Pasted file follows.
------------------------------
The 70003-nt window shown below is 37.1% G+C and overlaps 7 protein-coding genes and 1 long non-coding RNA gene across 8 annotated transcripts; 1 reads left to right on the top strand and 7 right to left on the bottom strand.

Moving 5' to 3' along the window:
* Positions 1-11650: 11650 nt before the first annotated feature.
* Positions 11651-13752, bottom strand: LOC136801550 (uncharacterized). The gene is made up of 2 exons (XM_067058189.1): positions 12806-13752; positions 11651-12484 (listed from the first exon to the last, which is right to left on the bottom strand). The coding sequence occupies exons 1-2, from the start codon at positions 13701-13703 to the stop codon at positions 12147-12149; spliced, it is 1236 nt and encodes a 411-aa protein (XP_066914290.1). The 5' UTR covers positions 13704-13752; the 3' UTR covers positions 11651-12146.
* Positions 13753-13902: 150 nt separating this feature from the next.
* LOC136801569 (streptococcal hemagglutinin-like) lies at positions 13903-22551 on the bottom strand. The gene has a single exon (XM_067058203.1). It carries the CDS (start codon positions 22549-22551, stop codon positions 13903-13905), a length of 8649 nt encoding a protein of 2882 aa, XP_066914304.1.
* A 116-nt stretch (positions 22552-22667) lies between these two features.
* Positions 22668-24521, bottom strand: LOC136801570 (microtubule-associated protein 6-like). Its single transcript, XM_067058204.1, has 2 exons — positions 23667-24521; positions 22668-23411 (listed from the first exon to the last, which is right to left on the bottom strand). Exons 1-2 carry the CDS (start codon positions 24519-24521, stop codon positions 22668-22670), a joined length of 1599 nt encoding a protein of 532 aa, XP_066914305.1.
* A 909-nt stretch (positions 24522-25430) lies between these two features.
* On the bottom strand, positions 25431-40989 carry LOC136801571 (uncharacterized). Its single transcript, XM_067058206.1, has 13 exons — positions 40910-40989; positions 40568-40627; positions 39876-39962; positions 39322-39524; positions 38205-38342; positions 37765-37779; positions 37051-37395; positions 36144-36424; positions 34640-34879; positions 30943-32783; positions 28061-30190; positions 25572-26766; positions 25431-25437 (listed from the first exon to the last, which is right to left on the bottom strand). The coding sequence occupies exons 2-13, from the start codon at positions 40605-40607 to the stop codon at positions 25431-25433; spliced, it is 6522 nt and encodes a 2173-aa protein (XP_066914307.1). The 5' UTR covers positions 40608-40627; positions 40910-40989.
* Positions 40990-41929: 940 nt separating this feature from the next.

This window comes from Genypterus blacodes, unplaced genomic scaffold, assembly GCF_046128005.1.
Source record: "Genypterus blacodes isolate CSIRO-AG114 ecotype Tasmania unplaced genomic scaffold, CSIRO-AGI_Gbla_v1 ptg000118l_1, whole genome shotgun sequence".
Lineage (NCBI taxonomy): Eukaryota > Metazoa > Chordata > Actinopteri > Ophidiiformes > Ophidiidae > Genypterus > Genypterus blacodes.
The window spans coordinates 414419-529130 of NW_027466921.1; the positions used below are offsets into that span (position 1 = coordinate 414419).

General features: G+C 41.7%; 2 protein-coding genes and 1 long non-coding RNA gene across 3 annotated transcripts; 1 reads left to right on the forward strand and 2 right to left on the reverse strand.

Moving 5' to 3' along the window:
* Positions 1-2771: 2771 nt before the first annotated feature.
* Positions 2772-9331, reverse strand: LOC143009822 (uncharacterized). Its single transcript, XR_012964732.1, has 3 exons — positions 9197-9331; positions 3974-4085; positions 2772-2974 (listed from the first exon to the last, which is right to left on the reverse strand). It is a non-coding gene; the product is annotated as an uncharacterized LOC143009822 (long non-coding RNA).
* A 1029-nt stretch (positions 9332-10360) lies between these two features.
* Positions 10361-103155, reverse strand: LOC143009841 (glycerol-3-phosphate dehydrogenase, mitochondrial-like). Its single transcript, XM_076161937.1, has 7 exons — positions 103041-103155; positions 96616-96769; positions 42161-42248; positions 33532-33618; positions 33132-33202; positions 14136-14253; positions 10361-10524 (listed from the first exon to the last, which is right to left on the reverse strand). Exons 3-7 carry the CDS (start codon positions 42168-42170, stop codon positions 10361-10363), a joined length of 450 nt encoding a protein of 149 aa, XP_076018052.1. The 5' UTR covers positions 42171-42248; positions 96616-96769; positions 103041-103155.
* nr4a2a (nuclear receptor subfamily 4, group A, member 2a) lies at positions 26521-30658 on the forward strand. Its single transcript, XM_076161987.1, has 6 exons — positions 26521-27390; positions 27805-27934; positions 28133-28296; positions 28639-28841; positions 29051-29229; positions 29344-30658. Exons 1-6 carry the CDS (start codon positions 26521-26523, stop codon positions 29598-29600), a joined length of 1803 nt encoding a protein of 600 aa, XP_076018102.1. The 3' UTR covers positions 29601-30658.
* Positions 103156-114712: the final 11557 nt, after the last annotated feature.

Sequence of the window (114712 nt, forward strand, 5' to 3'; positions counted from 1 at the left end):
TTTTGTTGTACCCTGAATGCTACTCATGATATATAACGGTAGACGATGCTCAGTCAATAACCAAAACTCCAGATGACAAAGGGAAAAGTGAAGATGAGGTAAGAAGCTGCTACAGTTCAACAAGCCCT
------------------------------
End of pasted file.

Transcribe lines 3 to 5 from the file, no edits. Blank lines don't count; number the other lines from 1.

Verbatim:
* Positions 1-11650: 11650 nt before the first annotated feature.
* Positions 11651-13752, bottom strand: LOC136801550 (uncharacterized). The gene is made up of 2 exons (XM_067058189.1): positions 12806-13752; positions 11651-12484 (listed from the first exon to the last, which is right to left on the bottom strand). The coding sequence occupies exons 1-2, from the start codon at positions 13701-13703 to the stop codon at positions 12147-12149; spliced, it is 1236 nt and encodes a 411-aa protein (XP_066914290.1). The 5' UTR covers positions 13704-13752; the 3' UTR covers positions 11651-12146.
* Positions 13753-13902: 150 nt separating this feature from the next.